More than 4,000 people have reached the Everest summit, and successful climbs are increasingly common. But that doesn't mean climbing Everest is in any way easy.
Everest: it's still there
The very word "Everest" has become synonymous with extraordinary human achievement. To climb the world's highest mountain is regarded as the pinnacle of success.
Sixty years ago this week, Sir Edmund Hillary and Tenzing Norgay became the first to reach the top and live to tell the tale. Many others have followed in their footsteps.
In the past week alone, The National has recorded the successes of Yuichiro Miura, who at 80 became the oldest climber; Indian amputee Arunima Sinha; Saudi woman Raha Moharrak; UAE-based Maria Conceicao, who raised funds for Bangladeshi slum children; and a trio of UAE-based climbers, the "Arabs with Altitude", Sheikh Mohammed Al Thani, Masoud Mohammad and Raed Zidan.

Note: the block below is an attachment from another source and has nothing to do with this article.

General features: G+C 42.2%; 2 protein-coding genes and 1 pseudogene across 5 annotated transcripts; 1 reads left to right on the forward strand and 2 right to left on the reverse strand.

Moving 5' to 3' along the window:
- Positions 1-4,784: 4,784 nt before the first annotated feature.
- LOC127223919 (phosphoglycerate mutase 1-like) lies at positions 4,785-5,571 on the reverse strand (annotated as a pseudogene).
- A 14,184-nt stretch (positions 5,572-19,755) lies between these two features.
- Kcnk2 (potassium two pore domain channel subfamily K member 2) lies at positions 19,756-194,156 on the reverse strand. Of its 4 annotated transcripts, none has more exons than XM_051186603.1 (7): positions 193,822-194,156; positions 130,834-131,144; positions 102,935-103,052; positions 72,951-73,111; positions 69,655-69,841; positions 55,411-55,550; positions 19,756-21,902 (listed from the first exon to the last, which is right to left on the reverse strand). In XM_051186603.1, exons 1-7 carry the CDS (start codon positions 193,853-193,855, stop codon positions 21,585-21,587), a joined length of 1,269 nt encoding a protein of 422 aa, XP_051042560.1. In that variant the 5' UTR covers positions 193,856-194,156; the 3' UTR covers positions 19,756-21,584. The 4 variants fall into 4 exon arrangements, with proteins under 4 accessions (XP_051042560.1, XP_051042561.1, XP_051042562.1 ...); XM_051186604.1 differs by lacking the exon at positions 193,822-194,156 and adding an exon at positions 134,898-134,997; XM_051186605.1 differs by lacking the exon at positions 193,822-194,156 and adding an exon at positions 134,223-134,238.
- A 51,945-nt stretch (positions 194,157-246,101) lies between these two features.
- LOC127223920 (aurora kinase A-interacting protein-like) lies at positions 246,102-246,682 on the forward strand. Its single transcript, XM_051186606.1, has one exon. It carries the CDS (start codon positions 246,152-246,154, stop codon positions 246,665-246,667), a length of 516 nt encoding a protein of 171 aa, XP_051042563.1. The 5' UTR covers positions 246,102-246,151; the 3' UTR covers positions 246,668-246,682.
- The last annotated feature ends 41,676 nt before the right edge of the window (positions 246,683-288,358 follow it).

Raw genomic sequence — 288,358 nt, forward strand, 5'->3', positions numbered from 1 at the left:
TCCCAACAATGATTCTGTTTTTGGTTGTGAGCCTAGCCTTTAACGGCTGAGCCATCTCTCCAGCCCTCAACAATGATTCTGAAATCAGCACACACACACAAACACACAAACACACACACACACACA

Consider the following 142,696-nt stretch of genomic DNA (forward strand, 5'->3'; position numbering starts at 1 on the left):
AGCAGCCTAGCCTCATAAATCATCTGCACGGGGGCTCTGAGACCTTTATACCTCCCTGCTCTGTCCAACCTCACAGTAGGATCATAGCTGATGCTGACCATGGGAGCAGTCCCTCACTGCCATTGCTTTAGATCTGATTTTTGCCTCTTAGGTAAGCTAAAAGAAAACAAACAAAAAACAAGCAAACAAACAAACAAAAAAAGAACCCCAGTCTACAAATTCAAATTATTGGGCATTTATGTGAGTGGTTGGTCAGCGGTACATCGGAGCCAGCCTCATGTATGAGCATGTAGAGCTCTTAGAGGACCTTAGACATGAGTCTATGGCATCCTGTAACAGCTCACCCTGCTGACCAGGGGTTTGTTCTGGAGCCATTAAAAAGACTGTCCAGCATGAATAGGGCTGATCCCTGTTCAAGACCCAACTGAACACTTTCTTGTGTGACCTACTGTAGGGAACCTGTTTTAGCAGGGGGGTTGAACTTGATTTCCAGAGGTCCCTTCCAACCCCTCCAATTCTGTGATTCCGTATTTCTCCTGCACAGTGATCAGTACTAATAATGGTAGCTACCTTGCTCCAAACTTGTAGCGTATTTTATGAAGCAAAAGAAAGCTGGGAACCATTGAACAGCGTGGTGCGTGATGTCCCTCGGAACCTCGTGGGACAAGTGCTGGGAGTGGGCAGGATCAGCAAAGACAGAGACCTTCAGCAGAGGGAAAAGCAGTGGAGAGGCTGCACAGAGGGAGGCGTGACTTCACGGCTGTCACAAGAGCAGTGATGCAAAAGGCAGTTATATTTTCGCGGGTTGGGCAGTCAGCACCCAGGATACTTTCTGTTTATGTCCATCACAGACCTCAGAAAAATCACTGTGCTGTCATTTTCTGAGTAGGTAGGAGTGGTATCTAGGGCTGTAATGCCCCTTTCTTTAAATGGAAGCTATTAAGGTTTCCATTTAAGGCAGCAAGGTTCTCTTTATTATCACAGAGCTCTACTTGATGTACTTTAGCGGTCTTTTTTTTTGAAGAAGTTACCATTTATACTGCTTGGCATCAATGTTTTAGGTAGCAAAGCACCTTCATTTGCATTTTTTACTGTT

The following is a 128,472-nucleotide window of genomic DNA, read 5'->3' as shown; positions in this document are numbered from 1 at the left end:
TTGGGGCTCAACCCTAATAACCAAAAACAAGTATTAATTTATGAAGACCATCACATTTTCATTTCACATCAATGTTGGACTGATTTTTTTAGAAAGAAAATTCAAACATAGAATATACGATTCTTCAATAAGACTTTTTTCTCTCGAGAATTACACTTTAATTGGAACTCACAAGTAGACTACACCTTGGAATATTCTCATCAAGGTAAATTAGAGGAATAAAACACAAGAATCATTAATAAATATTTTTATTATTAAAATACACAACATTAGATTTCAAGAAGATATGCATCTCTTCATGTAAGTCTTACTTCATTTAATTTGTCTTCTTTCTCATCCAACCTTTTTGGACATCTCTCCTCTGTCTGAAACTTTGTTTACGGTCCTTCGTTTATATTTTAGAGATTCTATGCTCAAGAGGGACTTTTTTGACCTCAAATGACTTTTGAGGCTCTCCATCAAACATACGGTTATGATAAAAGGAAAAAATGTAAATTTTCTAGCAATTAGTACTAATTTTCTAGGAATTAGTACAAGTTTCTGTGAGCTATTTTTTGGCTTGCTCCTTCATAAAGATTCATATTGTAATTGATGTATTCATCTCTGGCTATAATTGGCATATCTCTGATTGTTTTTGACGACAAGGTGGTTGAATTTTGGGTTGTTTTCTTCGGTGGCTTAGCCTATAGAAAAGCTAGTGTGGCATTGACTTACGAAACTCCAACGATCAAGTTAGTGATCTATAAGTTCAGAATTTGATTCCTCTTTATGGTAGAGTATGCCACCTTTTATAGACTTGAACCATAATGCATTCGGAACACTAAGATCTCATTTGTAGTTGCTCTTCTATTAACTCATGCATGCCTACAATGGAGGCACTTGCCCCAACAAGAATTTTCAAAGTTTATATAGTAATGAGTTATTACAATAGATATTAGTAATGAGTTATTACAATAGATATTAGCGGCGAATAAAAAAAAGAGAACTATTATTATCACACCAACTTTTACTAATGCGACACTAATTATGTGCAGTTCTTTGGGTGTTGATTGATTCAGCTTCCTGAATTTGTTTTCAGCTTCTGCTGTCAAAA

More than 4,000 people have reached the 8,848-metre summit, and successful climbs are increasingly common. But that doesn't mean climbing Everest is in any way easy. Indeed, more than 200 people have died trying.
George Mallory, who disappeared while ascending the mountain in 1924, famously said he wanted to climb Everest "because it's there". And, in the absence of personal space flight, there is still no greater individual challenge than to conquer the highest peak of them all.